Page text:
The major issue affecting waterway health in South East Queensland is the increased amount of mud (or sediment) entering our waterways.
Erosion is the primary source of sediment in our waterways and most commonly comes from farming/rural land, worn away river and creek banks and urban construction sites which, unmanaged, expose large amounts of soil that can be easily eroded during rainfall events.
During the January 2011 and 2013 floods, over 20 million tonnes of sediment was washed off the land and into our waterways. The retail value of this soil if purchased from a landscape supplier would be more than $1 billion.
Sediment in our waterways reduces water clarity and contains pollutants such as nutrients (nitrogen and phosphorus) which threaten the livelihood of the people and industries that rely on healthy waterways. Sediment also smothers aquatic plants, such as seagrass, reducing the amount of food available for turtles, dugongs and fish, impacting on our fisheries.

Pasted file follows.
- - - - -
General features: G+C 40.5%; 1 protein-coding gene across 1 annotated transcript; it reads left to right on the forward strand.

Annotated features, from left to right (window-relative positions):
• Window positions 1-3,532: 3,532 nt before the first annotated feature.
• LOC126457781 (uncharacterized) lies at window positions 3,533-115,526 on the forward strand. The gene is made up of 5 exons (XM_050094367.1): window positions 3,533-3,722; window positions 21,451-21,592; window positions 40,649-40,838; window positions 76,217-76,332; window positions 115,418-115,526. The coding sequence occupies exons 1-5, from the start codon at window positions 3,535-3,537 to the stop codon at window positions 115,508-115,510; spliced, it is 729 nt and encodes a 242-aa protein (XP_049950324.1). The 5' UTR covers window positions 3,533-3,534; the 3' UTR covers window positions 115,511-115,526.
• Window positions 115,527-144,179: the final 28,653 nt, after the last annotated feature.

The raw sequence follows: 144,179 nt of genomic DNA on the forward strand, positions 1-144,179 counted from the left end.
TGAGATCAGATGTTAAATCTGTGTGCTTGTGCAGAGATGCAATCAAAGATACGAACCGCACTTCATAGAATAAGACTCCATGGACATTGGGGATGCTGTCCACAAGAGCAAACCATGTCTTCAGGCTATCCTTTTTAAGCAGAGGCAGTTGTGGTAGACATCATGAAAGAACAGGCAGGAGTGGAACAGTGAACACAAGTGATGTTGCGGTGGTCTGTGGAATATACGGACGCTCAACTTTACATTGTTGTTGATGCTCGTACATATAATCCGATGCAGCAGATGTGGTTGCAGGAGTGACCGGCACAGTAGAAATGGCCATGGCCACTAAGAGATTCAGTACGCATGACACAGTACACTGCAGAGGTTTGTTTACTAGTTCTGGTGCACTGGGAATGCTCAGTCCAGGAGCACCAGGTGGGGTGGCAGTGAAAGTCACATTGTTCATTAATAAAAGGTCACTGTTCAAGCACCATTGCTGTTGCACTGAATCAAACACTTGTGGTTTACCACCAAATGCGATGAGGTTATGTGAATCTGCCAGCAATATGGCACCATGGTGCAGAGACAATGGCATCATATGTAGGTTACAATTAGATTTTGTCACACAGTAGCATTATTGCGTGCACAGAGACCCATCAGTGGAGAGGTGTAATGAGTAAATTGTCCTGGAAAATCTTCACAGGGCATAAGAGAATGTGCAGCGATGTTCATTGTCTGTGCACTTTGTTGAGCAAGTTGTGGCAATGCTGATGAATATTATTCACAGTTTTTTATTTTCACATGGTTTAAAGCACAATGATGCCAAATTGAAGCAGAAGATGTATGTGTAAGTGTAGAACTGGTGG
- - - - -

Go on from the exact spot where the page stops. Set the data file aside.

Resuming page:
When large amounts of sediment are washed off the catchments into our dams, it places extra burden on water treatment processes to produce quality drinking water. During the 2013 flood, the region’s largest water treatment plant at Mt Crosby was forced to shut down due to the amount of sediment entering the plant from the Brisbane River.
What is Sediment?
Sediment are particles that are washed off the land into waterways and come in all shapes and sizes - from larger sand particles to smaller mud, clay and silt particles. Too much sediment can cause harm to the plants and animals that live in our waterways.
ESC Tool Kit
Healthy Waterways, together with the Department of Environment and Heritage Protection, has released an online resource to help combat the increasing amount of sediment running off building sites and impacting Queensland’s waterways and communities.
What You Can Do
- Plant native vegetation along waterways.
- Retain soil cover by mulching.
- Cover exposed soil.
- Seek property management advice from SEQ Catchments or your local council.